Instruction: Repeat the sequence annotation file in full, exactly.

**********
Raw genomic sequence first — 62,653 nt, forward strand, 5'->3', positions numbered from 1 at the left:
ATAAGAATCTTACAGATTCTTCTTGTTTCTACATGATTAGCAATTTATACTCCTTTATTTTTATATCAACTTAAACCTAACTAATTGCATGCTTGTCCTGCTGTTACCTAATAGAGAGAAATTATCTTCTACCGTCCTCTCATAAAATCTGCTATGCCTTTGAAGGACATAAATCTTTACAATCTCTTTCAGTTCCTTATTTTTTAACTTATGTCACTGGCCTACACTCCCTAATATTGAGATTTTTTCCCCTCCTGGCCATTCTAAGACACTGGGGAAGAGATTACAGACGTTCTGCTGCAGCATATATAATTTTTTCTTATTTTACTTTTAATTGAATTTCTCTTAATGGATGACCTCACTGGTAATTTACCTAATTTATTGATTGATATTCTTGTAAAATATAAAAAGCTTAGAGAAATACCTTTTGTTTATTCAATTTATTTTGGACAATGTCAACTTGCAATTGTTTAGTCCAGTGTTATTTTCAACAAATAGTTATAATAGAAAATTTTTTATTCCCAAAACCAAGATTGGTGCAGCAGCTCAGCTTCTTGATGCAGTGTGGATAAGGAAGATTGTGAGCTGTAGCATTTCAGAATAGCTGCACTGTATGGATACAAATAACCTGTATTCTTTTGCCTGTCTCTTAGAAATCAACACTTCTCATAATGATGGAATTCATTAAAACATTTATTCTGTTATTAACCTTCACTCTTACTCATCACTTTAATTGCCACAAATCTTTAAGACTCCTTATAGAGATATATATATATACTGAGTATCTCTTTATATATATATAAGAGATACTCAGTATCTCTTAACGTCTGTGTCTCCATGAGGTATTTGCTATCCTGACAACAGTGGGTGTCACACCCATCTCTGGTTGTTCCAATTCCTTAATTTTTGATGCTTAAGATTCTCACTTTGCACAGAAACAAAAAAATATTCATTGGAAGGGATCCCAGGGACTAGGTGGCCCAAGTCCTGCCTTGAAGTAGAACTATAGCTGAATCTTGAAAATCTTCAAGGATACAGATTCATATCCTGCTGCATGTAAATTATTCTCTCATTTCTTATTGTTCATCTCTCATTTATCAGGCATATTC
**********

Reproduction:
Raw genomic sequence first — 62,653 nt, forward strand, 5'->3', positions numbered from 1 at the left:
ATAAGAATCTTACAGATTCTTCTTGTTTCTACATGATTAGCAATTTATACTCCTTTATTTTTATATCAACTTAAACCTAACTAATTGCATGCTTGTCCTGCTGTTACCTAATAGAGAGAAATTATCTTCTACCGTCCTCTCATAAAATCTGCTATGCCTTTGAAGGACATAAATCTTTACAATCTCTTTCAGTTCCTTATTTTTTAACTTATGTCACTGGCCTACACTCCCTAATATTGAGATTTTTTCCCCTCCTGGCCATTCTAAGACACTGGGGAAGAGATTACAGACGTTCTGCTGCAGCATATATAATTTTTTCTTATTTTACTTTTAATTGAATTTCTCTTAATGGATGACCTCACTGGTAATTTACCTAATTTATTGATTGATATTCTTGTAAAATATAAAAAGCTTAGAGAAATACCTTTTGTTTATTCAATTTATTTTGGACAATGTCAACTTGCAATTGTTTAGTCCAGTGTTATTTTCAACAAATAGTTATAATAGAAAATTTTTTATTCCCAAAACCAAGATTGGTGCAGCAGCTCAGCTTCTTGATGCAGTGTGGATAAGGAAGATTGTGAGCTGTAGCATTTCAGAATAGCTGCACTGTATGGATACAAATAACCTGTATTCTTTTGCCTGTCTCTTAGAAATCAACACTTCTCATAATGATGGAATTCATTAAAACATTTATTCTGTTATTAACCTTCACTCTTACTCATCACTTTAATTGCCACAAATCTTTAAGACTCCTTATAGAGATATATATATATACTGAGTATCTCTTTATATATATATAAGAGATACTCAGTATCTCTTAACGTCTGTGTCTCCATGAGGTATTTGCTATCCTGACAACAGTGGGTGTCACACCCATCTCTGGTTGTTCCAATTCCTTAATTTTTGATGCTTAAGATTCTCACTTTGCACAGAAACAAAAAAATATTCATTGGAAGGGATCCCAGGGACTAGGTGGCCCAAGTCCTGCCTTGAAGTAGAACTATAGCTGAATCTTGAAAATCTTCAAGGATACAGATTCATATCCTGCTGCATGTAAATTATTCTCTCATTTCTTATTGTTCATCTCTCATTTATCAGGCATATTC